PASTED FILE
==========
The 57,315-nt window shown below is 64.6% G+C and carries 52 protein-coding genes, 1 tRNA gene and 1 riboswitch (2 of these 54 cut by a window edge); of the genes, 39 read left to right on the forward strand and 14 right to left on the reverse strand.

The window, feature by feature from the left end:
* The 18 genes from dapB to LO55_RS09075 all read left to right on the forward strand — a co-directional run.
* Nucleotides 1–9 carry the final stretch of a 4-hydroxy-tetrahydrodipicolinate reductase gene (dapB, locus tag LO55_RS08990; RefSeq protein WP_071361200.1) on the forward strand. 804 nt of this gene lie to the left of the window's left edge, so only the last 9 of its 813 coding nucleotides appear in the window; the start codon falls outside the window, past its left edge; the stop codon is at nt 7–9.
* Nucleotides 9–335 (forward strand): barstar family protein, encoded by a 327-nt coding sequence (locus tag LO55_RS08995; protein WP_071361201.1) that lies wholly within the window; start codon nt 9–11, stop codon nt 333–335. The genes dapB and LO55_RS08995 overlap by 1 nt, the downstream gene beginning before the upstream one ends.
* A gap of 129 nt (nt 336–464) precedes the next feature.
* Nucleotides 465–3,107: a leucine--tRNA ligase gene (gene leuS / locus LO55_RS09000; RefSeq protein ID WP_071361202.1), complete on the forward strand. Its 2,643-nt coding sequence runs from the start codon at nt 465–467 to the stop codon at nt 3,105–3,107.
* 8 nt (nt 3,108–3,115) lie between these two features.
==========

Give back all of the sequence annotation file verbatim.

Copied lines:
The 57,315-nt window shown below is 64.6% G+C and carries 52 protein-coding genes, 1 tRNA gene and 1 riboswitch (2 of these 54 cut by a window edge); of the genes, 39 read left to right on the forward strand and 14 right to left on the reverse strand.

The window, feature by feature from the left end:
* The 18 genes from dapB to LO55_RS09075 all read left to right on the forward strand — a co-directional run.
* Nucleotides 1–9 carry the final stretch of a 4-hydroxy-tetrahydrodipicolinate reductase gene (dapB, locus tag LO55_RS08990; RefSeq protein WP_071361200.1) on the forward strand. 804 nt of this gene lie to the left of the window's left edge, so only the last 9 of its 813 coding nucleotides appear in the window; the start codon falls outside the window, past its left edge; the stop codon is at nt 7–9.
* Nucleotides 9–335 (forward strand): barstar family protein, encoded by a 327-nt coding sequence (locus tag LO55_RS08995; protein WP_071361201.1) that lies wholly within the window; start codon nt 9–11, stop codon nt 333–335. The genes dapB and LO55_RS08995 overlap by 1 nt, the downstream gene beginning before the upstream one ends.
* A gap of 129 nt (nt 336–464) precedes the next feature.
* Nucleotides 465–3,107: a leucine--tRNA ligase gene (gene leuS / locus LO55_RS09000; RefSeq protein ID WP_071361202.1), complete on the forward strand. Its 2,643-nt coding sequence runs from the start codon at nt 465–467 to the stop codon at nt 3,105–3,107.
* 8 nt (nt 3,108–3,115) lie between these two features.